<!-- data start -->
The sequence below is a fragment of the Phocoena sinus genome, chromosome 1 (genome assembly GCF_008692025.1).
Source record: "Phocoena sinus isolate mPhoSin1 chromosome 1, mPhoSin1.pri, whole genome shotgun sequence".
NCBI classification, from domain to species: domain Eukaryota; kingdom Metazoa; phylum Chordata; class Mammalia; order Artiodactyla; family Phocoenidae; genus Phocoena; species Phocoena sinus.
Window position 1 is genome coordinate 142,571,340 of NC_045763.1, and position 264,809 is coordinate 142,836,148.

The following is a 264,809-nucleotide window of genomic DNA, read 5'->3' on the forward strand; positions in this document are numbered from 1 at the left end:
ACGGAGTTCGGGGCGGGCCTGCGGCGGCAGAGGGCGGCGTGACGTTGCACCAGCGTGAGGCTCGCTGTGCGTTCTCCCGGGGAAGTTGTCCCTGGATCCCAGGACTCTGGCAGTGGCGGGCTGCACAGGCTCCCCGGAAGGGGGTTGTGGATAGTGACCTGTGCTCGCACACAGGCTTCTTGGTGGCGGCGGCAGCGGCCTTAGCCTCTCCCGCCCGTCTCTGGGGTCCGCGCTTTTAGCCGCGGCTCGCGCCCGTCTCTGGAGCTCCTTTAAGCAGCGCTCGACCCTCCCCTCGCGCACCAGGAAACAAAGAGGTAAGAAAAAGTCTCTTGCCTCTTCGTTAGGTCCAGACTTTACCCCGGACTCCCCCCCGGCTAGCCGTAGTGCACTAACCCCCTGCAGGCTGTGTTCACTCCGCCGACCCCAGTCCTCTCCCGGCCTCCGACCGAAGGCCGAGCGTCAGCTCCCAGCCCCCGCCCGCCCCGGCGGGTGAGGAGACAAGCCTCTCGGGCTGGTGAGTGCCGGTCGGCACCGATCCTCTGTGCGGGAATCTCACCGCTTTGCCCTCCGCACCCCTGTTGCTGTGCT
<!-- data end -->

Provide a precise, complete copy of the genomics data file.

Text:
The sequence below is a fragment of the Phocoena sinus genome, chromosome 1 (genome assembly GCF_008692025.1).
Source record: "Phocoena sinus isolate mPhoSin1 chromosome 1, mPhoSin1.pri, whole genome shotgun sequence".
NCBI classification, from domain to species: domain Eukaryota; kingdom Metazoa; phylum Chordata; class Mammalia; order Artiodactyla; family Phocoenidae; genus Phocoena; species Phocoena sinus.
Window position 1 is genome coordinate 142,571,340 of NC_045763.1, and position 264,809 is coordinate 142,836,148.

The following is a 264,809-nucleotide window of genomic DNA, read 5'->3' on the forward strand; positions in this document are numbered from 1 at the left end:
ACGGAGTTCGGGGCGGGCCTGCGGCGGCAGAGGGCGGCGTGACGTTGCACCAGCGTGAGGCTCGCTGTGCGTTCTCCCGGGGAAGTTGTCCCTGGATCCCAGGACTCTGGCAGTGGCGGGCTGCACAGGCTCCCCGGAAGGGGGTTGTGGATAGTGACCTGTGCTCGCACACAGGCTTCTTGGTGGCGGCGGCAGCGGCCTTAGCCTCTCCCGCCCGTCTCTGGGGTCCGCGCTTTTAGCCGCGGCTCGCGCCCGTCTCTGGAGCTCCTTTAAGCAGCGCTCGACCCTCCCCTCGCGCACCAGGAAACAAAGAGGTAAGAAAAAGTCTCTTGCCTCTTCGTTAGGTCCAGACTTTACCCCGGACTCCCCCCCGGCTAGCCGTAGTGCACTAACCCCCTGCAGGCTGTGTTCACTCCGCCGACCCCAGTCCTCTCCCGGCCTCCGACCGAAGGCCGAGCGTCAGCTCCCAGCCCCCGCCCGCCCCGGCGGGTGAGGAGACAAGCCTCTCGGGCTGGTGAGTGCCGGTCGGCACCGATCCTCTGTGCGGGAATCTCACCGCTTTGCCCTCCGCACCCCTGTTGCTGTGCT